There’s a moment in the “Pilot” of the Party of Five reboot where, as her parents are being escorted away to the buses that will take them to Mexico, away from their kids for good, Lucia, the middle child of the family, screams at the officials: “What’s the matter with this country?”
It feels not just like a valid question after watching the episode – and you know, the news – but a necessary one. A Party of Five reboot only makes sense within this context, because the show was always about family taking care of family – and the original already did the mourning type of story.
This is a different pain. A different anger. This isn’t about the injustice of the world, but at the injustice of a government, of policies, of people. Lucia is angry, and she has every right to be.
Her father, however, scolds her. “Lucia,” he says. “Dignity, mi hija. Show them who we are.”
It’s a common refrain, something that feels so latinx, and in many ways, so tied to a religion that most of us in the latinx community grew up with, that it’s hard to separate one from the other. “Be better than they are,” my abuelita would say, never specifying who they were. Everyone, I guess.
Lucia responds: “They don’t care who we are, papi. Don’t we understand that by now?” and that’s every kid responding to their parents. It’s me asking my grandma why I’m supposed to be better than people who would never do the same for me.
To which her father sentences: “Then we show ourselves.”
I could try to find other words, but this exchange exemplifies what this show is all about better than anything else I could have come up with. The exchange also goes a long way towards showing why this Party of Five is so important, why the message it’s trying to send is one that needs to be sent, again and again. We are all connected, in the big ways and in the small ones. It’s as easy for some to forget that as it is for some of us to make it our motto. But the world will remain what it is – a shell of what it could be, till we can all find that middle ground.
So come with me on this journey, one that is certain to have many tears, but mostly the good ones. The ones that are about understanding, about caring, about feeling. The ones I, for one, will never say no to. Let us talk “Pilot” and “Margin of Error”:
A BETTER LIFE?
The most striking thing about the “Pilot” for me, is that scene. Of course, there are multiple moments where it feels like we should be raging about the injustice of it all, and also just …taking these kids and holding them close. Sure, they’re all very defined individuals, with their own personalities, but that doesn’t mean we want to protect them any less. If anything, it means we want to protect them more, because they are actual people to us, not just stereotypes.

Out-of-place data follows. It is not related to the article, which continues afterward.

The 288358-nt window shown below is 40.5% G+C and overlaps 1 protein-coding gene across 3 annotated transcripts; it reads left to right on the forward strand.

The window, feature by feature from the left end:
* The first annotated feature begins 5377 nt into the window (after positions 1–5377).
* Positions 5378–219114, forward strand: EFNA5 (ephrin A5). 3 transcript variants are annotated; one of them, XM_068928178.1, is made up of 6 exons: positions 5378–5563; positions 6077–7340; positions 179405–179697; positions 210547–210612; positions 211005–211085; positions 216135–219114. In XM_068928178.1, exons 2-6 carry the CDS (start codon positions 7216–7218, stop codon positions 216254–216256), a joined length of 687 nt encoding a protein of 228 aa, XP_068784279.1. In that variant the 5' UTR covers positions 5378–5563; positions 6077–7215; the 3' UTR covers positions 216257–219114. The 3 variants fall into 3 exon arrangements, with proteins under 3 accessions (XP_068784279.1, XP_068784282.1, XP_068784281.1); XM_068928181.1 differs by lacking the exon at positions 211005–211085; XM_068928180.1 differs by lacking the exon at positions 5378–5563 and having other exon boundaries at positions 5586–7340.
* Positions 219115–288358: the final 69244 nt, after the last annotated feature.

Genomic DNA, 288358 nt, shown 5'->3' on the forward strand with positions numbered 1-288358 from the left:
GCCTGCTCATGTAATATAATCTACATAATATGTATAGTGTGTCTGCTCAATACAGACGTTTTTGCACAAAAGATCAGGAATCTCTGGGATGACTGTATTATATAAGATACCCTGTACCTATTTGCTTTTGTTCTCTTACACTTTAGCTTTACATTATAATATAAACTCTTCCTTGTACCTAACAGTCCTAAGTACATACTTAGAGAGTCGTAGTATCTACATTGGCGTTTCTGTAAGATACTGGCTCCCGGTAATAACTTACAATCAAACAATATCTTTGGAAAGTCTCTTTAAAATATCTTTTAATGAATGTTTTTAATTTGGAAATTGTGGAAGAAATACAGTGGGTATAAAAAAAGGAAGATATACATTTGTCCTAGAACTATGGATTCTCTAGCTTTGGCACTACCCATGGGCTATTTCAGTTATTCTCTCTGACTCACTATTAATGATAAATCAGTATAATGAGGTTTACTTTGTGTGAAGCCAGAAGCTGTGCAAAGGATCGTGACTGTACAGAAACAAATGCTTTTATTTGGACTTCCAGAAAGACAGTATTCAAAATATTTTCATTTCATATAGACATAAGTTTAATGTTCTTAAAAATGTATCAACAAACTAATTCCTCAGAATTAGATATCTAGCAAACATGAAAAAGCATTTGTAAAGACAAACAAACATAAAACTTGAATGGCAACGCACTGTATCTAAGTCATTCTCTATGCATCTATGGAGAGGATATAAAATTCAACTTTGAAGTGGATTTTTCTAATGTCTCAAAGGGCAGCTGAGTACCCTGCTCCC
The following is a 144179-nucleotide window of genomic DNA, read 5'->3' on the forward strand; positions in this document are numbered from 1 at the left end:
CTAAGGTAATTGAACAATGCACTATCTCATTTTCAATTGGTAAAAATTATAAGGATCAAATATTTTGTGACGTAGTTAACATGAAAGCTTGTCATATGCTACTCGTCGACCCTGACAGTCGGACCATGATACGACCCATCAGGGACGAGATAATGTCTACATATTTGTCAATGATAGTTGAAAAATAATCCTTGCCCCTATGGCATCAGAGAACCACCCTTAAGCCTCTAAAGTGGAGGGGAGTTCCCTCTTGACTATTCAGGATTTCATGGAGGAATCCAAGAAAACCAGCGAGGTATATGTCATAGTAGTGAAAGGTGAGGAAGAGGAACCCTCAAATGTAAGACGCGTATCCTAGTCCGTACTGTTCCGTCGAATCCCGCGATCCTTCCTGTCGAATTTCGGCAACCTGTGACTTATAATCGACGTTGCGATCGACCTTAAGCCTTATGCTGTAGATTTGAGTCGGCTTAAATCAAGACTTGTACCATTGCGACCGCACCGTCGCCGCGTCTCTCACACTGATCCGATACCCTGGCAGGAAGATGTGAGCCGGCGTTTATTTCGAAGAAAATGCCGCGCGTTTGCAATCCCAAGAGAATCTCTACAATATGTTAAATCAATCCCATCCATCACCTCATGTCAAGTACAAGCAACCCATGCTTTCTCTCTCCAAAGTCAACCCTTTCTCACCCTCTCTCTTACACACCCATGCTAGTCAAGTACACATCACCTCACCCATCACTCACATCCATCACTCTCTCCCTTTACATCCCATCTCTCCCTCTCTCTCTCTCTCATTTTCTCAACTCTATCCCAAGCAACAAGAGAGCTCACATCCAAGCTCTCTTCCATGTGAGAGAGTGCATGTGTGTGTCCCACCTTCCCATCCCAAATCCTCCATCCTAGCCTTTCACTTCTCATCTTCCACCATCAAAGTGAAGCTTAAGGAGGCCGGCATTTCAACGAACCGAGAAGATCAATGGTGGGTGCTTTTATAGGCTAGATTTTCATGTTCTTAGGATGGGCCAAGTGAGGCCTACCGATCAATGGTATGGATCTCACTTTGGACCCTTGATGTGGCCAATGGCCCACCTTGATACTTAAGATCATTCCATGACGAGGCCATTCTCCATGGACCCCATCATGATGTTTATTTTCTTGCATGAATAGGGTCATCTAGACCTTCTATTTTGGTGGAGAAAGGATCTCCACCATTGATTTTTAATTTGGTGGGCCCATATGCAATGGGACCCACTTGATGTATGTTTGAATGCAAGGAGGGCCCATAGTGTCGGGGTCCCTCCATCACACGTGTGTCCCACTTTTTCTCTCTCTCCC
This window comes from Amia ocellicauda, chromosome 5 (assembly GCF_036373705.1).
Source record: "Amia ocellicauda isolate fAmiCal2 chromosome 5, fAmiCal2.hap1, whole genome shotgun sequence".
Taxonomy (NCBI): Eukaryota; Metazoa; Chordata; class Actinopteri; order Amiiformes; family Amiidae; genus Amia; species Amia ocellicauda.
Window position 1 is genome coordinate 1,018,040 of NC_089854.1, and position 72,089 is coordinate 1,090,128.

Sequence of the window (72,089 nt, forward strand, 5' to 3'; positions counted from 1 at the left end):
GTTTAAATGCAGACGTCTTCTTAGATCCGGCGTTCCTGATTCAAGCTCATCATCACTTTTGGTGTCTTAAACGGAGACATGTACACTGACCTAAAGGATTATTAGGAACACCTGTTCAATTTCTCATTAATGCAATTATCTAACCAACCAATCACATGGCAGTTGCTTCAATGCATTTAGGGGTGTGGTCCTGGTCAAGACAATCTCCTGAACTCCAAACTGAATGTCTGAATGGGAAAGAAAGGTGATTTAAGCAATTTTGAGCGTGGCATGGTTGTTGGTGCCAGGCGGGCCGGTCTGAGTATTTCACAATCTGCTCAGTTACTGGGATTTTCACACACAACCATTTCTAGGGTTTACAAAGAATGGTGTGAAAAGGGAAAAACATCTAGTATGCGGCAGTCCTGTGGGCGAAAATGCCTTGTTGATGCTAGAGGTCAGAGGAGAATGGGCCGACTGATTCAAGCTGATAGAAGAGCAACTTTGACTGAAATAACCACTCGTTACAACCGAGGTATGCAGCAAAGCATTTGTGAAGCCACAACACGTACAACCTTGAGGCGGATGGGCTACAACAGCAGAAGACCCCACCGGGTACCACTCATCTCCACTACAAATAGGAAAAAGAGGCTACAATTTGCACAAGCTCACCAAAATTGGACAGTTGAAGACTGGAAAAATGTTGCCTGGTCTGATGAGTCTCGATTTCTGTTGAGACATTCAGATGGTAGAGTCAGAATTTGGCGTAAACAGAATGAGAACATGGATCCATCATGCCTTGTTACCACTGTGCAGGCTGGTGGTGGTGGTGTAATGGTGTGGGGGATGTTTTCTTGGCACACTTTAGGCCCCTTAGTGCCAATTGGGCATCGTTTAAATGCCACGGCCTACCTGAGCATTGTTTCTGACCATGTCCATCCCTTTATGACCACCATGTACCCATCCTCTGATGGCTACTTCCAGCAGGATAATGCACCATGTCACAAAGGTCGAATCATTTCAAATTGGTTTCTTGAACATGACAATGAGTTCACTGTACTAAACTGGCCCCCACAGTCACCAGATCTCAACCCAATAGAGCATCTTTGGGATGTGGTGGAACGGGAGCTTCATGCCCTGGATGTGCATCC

And that’s even before they get to say goodbye to their parents.
Now, since Freeform had released this particular scene before, I’d already seen it multiple times, and figured I could, you know, get through it. Wrong. It’s even more heart wrenching on second (third, fourth …) watch. Because the pain of these kids that are not just losing their parents, but being forced to grow up in an instant, is palpable. But so is the pain in the parents’ faces, and the guilt.
I often wondered how this would work, before watching these episodes. I thought: But why would the parents leave the baby? That makes no sense. And yet, watching them talk about it, watching it all unfold, I have to say …it tracks, even for someone that doesn’t have kids, and someone who has never been in their exact position.
You want the best for your kids – the absolute best. And even though they’re going through the worst, they also have faith. Faith in the family they raised, faith in their kids, and in many ways, faith in the world at large. Is it ideal? No. Not even close. But it still feels, to the parents, like the best thing to do, and that means their misgivings, their worries and even their dreams …they become secondary.
That’s what parents do, after all.
I’M RESPONSIBLE NOW
This reboot was always going to rise and fall depending on whether we could believe Emilio as a guy who loves his family, a guy who was raised to take care of his brothers and sisters, and yet a guy who has big dreams and is struggling with the idea of having to give up on everything to live the kind of life he never wanted to live …the one his parents worked so hard to ensure he didn’t have to live.